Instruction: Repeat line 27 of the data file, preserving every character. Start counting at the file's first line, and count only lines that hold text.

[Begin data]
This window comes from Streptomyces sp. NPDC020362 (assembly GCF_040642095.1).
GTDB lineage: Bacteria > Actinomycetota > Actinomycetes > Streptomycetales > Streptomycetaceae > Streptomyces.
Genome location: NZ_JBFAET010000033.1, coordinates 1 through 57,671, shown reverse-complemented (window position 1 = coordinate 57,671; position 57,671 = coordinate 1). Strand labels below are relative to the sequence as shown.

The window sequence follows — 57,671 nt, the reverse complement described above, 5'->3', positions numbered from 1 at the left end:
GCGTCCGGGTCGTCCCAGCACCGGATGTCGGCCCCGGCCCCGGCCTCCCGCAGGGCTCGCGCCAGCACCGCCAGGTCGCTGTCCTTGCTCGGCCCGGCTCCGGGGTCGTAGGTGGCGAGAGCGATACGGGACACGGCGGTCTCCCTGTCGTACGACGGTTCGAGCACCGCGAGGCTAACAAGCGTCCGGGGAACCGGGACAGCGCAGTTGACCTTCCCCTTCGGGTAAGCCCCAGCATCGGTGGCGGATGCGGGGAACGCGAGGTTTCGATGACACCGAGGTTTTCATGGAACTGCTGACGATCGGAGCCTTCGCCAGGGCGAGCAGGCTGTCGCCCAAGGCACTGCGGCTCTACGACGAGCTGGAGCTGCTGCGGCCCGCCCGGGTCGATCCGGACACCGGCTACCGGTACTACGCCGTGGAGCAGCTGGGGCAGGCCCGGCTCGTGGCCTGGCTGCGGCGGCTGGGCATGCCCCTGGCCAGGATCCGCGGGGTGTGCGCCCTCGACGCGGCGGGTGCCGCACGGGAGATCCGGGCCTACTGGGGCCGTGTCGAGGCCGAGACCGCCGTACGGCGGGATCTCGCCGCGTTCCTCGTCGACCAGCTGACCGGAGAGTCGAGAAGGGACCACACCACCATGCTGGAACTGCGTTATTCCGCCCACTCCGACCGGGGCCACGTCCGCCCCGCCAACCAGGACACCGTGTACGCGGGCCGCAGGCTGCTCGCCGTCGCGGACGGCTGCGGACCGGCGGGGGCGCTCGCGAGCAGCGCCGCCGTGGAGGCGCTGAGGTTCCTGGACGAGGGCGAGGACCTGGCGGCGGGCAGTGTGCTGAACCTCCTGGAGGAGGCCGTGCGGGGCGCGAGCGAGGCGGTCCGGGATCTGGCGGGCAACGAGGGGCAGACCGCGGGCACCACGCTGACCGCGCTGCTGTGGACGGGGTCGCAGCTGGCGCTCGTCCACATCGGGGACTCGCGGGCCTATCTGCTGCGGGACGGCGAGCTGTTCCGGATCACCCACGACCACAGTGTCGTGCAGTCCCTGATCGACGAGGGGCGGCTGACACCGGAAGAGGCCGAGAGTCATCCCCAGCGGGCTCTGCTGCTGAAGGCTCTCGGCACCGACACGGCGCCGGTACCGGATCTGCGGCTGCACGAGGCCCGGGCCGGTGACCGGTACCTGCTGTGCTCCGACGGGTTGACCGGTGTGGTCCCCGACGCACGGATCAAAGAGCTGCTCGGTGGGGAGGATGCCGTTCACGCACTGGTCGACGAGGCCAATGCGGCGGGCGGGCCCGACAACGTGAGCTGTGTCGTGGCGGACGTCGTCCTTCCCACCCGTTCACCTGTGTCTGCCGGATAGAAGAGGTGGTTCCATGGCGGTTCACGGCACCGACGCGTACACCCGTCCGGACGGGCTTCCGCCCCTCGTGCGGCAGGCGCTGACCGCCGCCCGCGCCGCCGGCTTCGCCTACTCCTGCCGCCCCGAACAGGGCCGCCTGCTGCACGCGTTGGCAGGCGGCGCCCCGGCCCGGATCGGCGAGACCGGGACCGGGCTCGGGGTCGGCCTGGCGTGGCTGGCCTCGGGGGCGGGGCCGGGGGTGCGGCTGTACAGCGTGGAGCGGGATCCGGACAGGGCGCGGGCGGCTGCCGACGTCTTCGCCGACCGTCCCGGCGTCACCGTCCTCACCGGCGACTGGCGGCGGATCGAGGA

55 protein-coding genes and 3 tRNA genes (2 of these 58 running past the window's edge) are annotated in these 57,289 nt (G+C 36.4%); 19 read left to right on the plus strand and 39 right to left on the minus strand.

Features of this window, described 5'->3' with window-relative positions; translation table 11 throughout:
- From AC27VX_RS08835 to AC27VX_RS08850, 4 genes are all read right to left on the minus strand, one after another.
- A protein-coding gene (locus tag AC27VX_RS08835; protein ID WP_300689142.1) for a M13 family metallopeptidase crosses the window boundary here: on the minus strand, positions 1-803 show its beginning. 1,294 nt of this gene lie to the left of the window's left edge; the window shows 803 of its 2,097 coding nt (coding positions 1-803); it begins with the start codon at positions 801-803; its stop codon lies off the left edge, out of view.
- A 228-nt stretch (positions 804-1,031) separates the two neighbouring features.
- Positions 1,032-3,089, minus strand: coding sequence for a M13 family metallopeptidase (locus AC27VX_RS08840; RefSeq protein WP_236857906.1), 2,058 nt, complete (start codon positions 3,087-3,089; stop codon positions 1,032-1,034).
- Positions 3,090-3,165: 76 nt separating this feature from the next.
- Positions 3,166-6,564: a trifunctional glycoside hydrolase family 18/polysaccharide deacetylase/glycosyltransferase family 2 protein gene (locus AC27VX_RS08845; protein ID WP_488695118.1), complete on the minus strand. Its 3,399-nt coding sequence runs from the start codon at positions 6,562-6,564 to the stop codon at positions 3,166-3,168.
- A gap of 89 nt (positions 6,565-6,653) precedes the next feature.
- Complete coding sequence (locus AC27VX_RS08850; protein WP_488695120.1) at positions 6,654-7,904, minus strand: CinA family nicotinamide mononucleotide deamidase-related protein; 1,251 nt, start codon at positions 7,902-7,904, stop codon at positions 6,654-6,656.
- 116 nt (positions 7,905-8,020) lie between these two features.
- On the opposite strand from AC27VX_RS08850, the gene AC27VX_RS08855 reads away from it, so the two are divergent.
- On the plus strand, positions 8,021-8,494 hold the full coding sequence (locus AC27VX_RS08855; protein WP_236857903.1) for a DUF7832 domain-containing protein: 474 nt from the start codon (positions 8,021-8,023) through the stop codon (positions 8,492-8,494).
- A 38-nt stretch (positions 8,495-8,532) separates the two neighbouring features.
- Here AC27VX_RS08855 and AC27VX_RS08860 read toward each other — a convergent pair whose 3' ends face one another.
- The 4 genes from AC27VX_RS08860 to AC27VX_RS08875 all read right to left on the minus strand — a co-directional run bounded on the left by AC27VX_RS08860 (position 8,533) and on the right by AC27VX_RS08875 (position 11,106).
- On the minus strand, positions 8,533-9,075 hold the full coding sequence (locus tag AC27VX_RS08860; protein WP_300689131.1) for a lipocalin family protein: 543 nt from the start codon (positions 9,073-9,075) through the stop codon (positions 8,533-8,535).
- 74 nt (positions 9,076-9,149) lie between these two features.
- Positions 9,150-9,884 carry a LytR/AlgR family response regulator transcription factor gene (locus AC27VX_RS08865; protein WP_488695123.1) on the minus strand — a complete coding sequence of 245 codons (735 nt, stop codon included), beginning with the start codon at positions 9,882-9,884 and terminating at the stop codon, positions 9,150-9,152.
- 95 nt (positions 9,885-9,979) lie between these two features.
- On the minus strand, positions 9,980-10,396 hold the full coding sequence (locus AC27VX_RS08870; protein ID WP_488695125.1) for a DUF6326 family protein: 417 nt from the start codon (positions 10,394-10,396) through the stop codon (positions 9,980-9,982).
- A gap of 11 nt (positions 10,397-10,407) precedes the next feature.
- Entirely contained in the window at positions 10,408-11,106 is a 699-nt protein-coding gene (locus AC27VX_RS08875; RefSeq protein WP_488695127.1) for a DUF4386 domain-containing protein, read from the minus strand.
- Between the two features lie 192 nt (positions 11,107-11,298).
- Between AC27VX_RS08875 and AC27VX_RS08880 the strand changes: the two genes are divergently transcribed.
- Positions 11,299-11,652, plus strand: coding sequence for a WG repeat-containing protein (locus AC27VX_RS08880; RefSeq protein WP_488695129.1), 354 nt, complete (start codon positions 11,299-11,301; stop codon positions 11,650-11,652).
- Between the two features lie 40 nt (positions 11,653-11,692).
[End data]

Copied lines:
- A gap of 11 nt (positions 10,397-10,407) precedes the next feature.